Acquired: Sent for review by Chicklish (original post can be found here)
Published: October 5th 2009, Bloomsbury
Pages: 272 pages, hardcover
Summary (from Goodreads): The spine-chilling third title in the brilliantly received series of ghost stories by Chris Priestley
My review: Before reading this version of Tales of Terror..., I’d already read and loved Chris Priestley’s earlier collection of short horror stories so was excited about jumping in with this volume. Fortunately, I wasn’t at all disappointed and this book definitely stands up well against Priestley’s previous books, perhaps even surpasses them.
Robert is on the train back to boarding school and, when the train pauses at the entry of a tunnel, a mysterious woman in white tells him stories to help pass the time. However, these aren’t the usual fairy tales we’d expect a child to be told. Instead, they are wickedly dark tales of terror that range from the obviously macabre (The Island) to the subtley terrifying (The Whispering Boy) but each is uniquely entertaining and a joy to read.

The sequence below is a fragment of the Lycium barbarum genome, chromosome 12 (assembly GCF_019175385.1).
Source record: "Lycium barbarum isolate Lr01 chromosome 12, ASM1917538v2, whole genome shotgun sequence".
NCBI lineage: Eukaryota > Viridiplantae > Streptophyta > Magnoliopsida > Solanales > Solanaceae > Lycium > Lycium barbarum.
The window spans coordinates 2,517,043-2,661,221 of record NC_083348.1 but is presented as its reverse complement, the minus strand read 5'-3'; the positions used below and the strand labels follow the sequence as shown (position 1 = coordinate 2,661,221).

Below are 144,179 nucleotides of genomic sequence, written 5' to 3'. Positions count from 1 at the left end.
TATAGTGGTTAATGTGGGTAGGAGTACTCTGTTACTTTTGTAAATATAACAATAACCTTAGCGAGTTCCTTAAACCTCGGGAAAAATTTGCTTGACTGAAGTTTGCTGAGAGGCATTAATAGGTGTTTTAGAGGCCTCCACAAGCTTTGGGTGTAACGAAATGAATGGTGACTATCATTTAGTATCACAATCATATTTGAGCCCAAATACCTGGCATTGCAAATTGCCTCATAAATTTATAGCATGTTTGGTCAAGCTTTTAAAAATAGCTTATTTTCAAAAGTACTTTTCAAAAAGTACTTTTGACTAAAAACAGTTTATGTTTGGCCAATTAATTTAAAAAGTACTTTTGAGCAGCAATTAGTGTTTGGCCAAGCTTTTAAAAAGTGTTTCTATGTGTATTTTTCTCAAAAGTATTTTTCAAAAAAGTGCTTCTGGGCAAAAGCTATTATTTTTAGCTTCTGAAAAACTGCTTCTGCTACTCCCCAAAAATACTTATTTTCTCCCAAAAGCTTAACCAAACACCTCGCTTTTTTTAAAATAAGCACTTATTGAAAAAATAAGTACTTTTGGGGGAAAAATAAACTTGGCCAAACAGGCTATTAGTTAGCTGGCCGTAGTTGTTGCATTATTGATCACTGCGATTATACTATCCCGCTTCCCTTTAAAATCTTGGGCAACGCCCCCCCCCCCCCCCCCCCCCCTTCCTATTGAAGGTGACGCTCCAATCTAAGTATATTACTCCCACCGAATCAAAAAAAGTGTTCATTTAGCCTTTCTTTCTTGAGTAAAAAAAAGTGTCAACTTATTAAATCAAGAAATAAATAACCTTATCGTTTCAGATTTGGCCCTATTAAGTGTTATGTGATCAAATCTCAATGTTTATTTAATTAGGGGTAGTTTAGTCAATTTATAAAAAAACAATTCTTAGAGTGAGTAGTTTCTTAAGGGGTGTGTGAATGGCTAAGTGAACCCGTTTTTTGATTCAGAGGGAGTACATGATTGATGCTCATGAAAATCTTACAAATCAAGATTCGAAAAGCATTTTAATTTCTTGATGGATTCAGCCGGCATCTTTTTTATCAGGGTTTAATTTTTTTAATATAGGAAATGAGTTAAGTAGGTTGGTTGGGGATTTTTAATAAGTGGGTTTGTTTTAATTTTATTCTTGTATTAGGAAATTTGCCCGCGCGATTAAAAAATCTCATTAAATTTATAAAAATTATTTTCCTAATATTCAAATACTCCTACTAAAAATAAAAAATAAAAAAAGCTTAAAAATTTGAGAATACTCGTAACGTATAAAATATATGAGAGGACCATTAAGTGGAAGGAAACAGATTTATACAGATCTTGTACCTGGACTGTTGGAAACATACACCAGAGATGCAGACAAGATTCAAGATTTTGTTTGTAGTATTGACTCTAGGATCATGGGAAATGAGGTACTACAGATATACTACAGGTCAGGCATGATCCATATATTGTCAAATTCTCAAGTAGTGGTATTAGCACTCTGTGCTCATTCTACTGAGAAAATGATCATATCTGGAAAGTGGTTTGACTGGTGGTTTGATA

My personal favourite is A New Governess, a fantastic pastistche of James’ classic governess story, Turn of the Screw. What Priestley does with this tale, though, is take a well loved story and give it a twist (that came out before I realised what a terrible pun it is!) that manages to breathe new life into an old classic.
Honourable mention has to go to both The Little People and Gerald, for managing to seriously creep me out. Now, I love everything about the horror genre; there’s nothing I like more than a good scare and Priestley seriously delivers with this book. It’s impossible to get through this book without at least one chill dancing down your spine, especially when it comes to Gerald, which played on my mind long after I’d finished the book. I’ve always hated puppets but Priestley helped make the decision once and for all: they are truly, truly evil.
The only drawback with this book comes in the sections in between the tales, where Robert feels scared and the Woman in White apologises... but then proceeds to tell him another story that renders him even more terrified. It just all feels a little bit forced, as if Priestley was running out of ideas for linking the stories together. In my opinion they would have been just as strong if there hadn’t been a narrative linking them together.
Though saying that, the ending of the book is brilliant and not something I ever expected. It really shocked me but left me feeling satisfied and eager for Priestley’s next release, which I hope follows his trend of horror collections.